After a slow start and surprised taxpayers, refunds are up

Taxpayers thought they might see bigger refunds because of the Trump tax cut.

ByJames Levinson
March 5, 2019, 4:52 PM

The average 2018 refund is up, according to the latest IRS accounting, after a sharp decrease at the start of tax season surprised taxpayers expecting to see more benefits from the Trump tax cut.

Four weeks into the tax filing season, the most recent IRS numbers, from Feb. 22, showed the average tax refund had increased by 1.3 percent over last year's -- $3,143. A few weeks before, the statistics showed an 8 percent decrease in the average tax refund compared to 2017.

The 35-day government shutdown earlier this year and sweeping changes to tax laws at first made it difficult for the IRS to explain the fluctuation.

Experts said that the tax cut meant people saw more in their paychecks over the course of the year because the Treasury Department and the IRS lowered the amount that could be withheld after the 2017 tax reforms.

A smaller withholding would predictably lead to a lower refund, which, in some cases, could put people in a position where they'll owe money, said Leigh Osofsky, a tax law professor at the University of North Carolina School of Law.

A statement now on the IRS website says the lack of data so early in the tax season also made it hard to pinpoint what caused the initial decrease in refunds.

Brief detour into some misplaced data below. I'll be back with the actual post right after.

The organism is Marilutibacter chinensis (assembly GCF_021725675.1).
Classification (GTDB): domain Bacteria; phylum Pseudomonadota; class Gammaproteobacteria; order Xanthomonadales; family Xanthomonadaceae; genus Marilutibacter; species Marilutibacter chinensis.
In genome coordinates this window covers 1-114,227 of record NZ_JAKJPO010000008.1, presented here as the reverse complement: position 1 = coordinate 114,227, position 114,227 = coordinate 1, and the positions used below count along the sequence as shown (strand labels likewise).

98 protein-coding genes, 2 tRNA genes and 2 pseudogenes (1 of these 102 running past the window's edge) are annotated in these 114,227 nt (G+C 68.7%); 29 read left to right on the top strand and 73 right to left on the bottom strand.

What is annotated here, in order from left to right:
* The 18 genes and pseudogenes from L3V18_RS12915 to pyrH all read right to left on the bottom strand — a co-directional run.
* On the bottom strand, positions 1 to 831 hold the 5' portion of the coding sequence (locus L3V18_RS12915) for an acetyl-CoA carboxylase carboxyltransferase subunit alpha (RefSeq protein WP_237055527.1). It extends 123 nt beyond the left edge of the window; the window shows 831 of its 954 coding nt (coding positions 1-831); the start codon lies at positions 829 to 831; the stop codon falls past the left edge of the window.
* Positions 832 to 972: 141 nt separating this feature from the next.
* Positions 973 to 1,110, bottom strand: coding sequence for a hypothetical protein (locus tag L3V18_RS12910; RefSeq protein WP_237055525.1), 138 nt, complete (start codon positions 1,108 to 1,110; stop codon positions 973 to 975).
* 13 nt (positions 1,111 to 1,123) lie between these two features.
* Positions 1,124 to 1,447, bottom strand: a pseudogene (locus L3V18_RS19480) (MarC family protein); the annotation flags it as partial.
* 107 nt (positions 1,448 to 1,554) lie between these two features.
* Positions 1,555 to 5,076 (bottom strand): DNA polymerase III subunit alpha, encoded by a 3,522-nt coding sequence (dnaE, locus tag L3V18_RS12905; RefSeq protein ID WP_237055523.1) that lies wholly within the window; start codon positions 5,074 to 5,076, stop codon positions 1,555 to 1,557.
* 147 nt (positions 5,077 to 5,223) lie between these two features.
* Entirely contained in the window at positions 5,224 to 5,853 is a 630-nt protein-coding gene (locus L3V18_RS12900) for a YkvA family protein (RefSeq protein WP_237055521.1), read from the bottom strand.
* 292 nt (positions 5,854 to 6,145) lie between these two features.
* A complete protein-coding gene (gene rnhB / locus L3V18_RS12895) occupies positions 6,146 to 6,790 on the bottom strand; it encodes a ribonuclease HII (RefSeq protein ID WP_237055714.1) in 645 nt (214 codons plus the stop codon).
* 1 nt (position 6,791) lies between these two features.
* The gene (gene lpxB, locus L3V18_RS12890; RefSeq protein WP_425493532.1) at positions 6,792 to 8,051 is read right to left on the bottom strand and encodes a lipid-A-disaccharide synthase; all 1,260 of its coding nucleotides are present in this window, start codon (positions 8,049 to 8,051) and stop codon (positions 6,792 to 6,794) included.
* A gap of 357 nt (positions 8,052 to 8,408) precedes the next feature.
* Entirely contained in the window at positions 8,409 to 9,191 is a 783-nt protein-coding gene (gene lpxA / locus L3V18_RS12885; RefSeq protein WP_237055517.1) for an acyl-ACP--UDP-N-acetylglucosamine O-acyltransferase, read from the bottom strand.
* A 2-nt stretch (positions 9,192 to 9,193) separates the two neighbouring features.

"There are many factors that impact refunds on a weekly basis that will normalize over time and lead to useful conclusions," the statement reads.

While the average refund amount has increased from the 2017 tax year, the data show that fewer people have filed their tax returns so far (4.8 percent fewer compared to last year) and that the total amount given in refunds has decreased (3.6 percent less than in 2018).

Mark Mazur, director of the nonpartisan Tax Policy Center, a leading independent analyst group, points to changes in tax laws resulting from the Tax Cuts and Jobs Act that congressional Republicans passed and Trump signed at the end of 2017. The changes make it harder to predict people's behavior and how they will interact with a new system, he said.

"The new tax law has made it harder for people to get it together," he said. "As we have seen from people's reactions, especially on Twitter asking why their refunds have changed."

Visits to the IRS website have increased by 9.1 percent since last year as people continue to try and navigate the new tax system. Approximately 80 percent of all Americans who file taxes expect to receive a refund from the government in 2019.

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